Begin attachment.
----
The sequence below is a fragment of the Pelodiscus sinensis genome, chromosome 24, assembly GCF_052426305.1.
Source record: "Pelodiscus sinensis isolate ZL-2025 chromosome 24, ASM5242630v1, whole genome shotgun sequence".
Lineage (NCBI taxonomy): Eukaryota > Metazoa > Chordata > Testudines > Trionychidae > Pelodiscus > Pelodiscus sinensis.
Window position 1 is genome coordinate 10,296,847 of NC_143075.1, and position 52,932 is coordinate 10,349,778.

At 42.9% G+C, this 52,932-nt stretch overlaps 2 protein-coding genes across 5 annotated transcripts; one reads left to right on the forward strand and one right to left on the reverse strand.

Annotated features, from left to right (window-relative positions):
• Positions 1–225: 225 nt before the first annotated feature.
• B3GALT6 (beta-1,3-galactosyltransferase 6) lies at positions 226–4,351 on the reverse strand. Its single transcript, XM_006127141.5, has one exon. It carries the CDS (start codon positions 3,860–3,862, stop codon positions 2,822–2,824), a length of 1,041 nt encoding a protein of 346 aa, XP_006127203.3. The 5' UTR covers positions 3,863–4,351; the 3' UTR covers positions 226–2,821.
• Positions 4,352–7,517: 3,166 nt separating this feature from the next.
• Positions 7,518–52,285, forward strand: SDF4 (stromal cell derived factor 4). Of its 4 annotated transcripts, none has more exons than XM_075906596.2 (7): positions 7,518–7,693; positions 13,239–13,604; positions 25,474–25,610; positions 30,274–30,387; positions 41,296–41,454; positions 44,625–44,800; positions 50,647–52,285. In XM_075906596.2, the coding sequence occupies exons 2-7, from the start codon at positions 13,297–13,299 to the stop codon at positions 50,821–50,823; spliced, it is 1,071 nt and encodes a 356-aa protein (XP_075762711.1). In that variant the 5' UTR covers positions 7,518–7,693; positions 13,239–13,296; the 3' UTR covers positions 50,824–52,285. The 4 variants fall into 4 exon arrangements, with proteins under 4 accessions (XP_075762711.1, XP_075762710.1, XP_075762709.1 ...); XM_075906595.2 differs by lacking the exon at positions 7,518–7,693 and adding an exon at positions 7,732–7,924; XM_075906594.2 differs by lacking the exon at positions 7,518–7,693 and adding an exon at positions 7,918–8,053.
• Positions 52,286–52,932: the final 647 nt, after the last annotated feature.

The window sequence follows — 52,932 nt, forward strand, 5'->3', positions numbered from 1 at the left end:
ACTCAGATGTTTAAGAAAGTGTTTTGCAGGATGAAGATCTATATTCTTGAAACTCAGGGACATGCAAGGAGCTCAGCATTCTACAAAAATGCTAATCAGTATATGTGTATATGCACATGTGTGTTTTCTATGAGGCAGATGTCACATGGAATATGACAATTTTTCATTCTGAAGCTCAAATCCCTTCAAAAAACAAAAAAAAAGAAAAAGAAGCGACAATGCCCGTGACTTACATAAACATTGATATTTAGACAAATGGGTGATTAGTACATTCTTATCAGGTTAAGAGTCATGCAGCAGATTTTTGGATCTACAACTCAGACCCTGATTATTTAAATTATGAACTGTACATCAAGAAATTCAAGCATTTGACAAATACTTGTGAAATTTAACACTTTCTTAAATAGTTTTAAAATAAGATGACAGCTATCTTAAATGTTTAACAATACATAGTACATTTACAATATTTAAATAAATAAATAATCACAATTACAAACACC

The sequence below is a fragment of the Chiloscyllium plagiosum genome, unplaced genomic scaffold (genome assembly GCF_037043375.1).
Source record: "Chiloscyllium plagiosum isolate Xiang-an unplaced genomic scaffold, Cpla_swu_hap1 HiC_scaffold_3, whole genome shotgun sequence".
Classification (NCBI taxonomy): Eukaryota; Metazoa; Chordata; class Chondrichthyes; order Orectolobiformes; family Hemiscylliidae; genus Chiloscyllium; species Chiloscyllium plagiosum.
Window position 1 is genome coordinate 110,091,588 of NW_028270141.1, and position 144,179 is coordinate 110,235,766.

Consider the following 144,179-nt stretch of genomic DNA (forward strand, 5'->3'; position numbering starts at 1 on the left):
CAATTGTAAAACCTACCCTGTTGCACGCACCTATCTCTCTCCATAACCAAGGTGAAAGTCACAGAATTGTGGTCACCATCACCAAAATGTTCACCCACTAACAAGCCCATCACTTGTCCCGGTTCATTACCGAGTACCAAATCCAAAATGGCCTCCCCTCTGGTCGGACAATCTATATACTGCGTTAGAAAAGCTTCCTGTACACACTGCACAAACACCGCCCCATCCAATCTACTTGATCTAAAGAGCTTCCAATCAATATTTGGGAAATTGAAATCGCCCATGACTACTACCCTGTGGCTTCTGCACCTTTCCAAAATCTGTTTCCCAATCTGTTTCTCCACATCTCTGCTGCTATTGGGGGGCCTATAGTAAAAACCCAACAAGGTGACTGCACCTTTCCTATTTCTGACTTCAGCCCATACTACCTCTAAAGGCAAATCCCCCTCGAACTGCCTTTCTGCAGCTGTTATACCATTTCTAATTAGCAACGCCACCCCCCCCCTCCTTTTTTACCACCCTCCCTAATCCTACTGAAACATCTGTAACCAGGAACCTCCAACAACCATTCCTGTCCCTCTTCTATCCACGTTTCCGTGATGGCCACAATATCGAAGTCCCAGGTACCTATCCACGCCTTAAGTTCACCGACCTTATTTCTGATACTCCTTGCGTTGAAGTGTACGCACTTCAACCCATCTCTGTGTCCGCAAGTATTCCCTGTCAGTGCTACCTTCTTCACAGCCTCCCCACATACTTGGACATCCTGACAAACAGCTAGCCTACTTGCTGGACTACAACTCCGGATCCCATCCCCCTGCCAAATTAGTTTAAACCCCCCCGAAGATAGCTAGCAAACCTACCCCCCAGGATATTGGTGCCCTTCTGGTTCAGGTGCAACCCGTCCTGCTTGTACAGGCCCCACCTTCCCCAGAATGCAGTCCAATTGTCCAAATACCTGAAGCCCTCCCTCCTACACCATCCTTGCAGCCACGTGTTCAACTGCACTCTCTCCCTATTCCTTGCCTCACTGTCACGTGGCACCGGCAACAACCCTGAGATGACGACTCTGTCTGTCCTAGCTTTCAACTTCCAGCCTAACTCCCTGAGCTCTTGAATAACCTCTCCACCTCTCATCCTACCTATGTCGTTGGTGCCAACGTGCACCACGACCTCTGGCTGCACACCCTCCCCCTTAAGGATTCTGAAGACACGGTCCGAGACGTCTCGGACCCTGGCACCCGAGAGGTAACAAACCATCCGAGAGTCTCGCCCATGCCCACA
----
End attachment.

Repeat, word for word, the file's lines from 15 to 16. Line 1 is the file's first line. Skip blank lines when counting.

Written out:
Source record: "Chiloscyllium plagiosum isolate Xiang-an unplaced genomic scaffold, Cpla_swu_hap1 HiC_scaffold_3, whole genome shotgun sequence".
Classification (NCBI taxonomy): Eukaryota; Metazoa; Chordata; class Chondrichthyes; order Orectolobiformes; family Hemiscylliidae; genus Chiloscyllium; species Chiloscyllium plagiosum.